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« Reply #9 on: December 03, 2002, 07:20:16 PM »

Originally posted by little_bill, 11-29-02:

Quote
Originally posted by william evans:

Great response Doug! It did seem real, I even felt the kicks from Little Bill as much as his attempts to become the first Bob Villa    ;D   8)  
who me?   ???
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« Reply #10 on: December 03, 2002, 07:21:42 PM »

Originally posted by Agent, 11-29-02:

Isn't he the "fix-it-yourself" guy?
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« Reply #11 on: December 03, 2002, 07:22:56 PM »

Originally posted by Matt:, 11-29-02:

Yup, the host of "This Old House" and I think, little_bill, that William was referring to the ACTUAL Little Bill and that scene where he kicks the holy hell out of English Bob in the street.
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« Reply #12 on: December 03, 2002, 07:24:17 PM »

Originally posted by william evans, 11-29-02:

Yeh, that is correct Matt! And little bill could use some pointers from Mr. Villa, and not Poncho!   ;D   8)
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« Reply #13 on: December 03, 2002, 07:26:00 PM »

Originally posted by philo, 11-30-02:

Well I guess I should at least add the only comments I have ever been able to express on this subject.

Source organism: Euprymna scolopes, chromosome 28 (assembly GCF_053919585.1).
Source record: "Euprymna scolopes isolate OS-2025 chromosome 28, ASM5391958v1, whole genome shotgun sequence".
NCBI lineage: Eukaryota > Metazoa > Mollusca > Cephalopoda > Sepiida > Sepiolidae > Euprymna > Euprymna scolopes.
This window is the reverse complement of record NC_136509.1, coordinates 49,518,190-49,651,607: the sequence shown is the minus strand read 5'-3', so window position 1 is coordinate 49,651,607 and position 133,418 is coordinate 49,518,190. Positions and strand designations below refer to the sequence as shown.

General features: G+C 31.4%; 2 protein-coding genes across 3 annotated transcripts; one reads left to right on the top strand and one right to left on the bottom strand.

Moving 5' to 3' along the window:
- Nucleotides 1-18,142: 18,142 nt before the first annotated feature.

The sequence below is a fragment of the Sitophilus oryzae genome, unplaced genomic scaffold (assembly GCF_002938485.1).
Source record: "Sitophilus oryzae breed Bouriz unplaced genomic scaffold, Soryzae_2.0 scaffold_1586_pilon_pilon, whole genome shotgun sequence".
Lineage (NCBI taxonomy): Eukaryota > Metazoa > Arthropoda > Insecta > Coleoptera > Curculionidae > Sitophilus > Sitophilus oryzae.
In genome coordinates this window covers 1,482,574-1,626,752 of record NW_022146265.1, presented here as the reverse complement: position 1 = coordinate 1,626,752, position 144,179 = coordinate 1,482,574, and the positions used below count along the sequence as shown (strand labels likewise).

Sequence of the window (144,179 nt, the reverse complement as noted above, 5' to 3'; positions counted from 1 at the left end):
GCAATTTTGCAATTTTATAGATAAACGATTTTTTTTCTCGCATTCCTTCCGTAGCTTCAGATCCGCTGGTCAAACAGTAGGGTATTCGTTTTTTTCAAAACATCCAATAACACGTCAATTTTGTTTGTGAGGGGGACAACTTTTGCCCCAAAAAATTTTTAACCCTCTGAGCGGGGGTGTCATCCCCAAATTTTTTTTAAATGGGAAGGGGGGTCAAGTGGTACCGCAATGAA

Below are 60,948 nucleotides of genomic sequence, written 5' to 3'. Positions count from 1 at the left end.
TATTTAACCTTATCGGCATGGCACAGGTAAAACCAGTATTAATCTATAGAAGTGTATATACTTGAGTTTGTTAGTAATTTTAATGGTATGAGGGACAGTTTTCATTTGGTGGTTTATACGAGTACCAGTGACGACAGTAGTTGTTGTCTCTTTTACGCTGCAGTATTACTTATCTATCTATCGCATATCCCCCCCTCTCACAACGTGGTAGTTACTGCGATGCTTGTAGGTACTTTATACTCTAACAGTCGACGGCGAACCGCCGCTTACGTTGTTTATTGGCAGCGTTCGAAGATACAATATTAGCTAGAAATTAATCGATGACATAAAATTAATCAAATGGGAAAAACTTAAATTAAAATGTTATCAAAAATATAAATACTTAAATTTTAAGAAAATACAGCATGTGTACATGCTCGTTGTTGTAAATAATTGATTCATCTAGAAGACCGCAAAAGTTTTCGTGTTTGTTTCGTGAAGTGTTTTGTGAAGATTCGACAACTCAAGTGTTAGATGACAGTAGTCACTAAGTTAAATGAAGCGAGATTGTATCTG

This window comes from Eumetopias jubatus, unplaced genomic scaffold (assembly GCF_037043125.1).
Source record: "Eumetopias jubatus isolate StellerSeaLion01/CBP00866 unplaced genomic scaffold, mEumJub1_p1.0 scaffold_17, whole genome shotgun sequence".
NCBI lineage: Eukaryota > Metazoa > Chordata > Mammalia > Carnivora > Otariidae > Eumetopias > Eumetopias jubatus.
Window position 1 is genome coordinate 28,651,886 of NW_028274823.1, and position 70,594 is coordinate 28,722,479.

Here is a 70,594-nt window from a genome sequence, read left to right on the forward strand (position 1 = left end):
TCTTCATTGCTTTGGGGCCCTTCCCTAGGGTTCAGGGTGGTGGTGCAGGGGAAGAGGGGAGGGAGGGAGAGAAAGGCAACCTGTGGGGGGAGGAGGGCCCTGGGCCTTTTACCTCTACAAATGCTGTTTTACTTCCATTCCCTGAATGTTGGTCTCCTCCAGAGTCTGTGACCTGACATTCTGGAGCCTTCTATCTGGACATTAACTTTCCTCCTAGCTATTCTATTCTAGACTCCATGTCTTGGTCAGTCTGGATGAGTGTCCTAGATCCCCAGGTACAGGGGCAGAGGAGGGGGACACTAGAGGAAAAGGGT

I am one of the people that does not feel Unforgiven is the masterpiece that everyone claims . First of all I do agree with the technical remarks , it is a beautiful looking film and I would be wrong to suggest otherwise .
I can only put it down then to the script and the pacing of the film . I find it hard work to sit through the story has been praised by Eastwood on many occasions but I feel that because Western scripts were/are a bit rare that it is therefore overrated. I have not seen it since it opened , but I have just ordered the new DVD (at the cheapest I could find it , because the extras are poor). I will be seeing it again soon , but I don't expect to feel any different .
As I said before it deserves more than this but this is all I can say .
It is overpraised and is not or will ever be in the same league as The Outlaw Josey Wales.(just my view , not to be forced upon anyone)

Philo .
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« Reply #14 on: December 03, 2002, 07:29:31 PM »

Originally posted by stranger, 11-30-2002:

Ok, I suppose it comes as no surprise that Philo and myself are on the slightly critical side of Unforgiven, maybe even critical is too strong a word?
It is so often very hard to really explain as to why Unforgiven just doesn't appeal (to us) as much as say Josey...

I actually saw Unforgiven in San Francisco, so there was no doubt, I was in a great frame of mind before I entered into the theatre, I'm in Clint's home town, and lovin' every minute of it!

So why was I not jumping with joy after I had seen it?
Unforgiven was/is a wonderful movie, I've never said I didn't like it or hated it?
But, there's been a hell of a lot of great stuff previously in the saddle... for instance Josey Wales... (which I believe, is simply one of the very best, if not, the best western ever made).

So, I now have to dig deep, and try and explain why, when really it should only equate simply to a personal preference?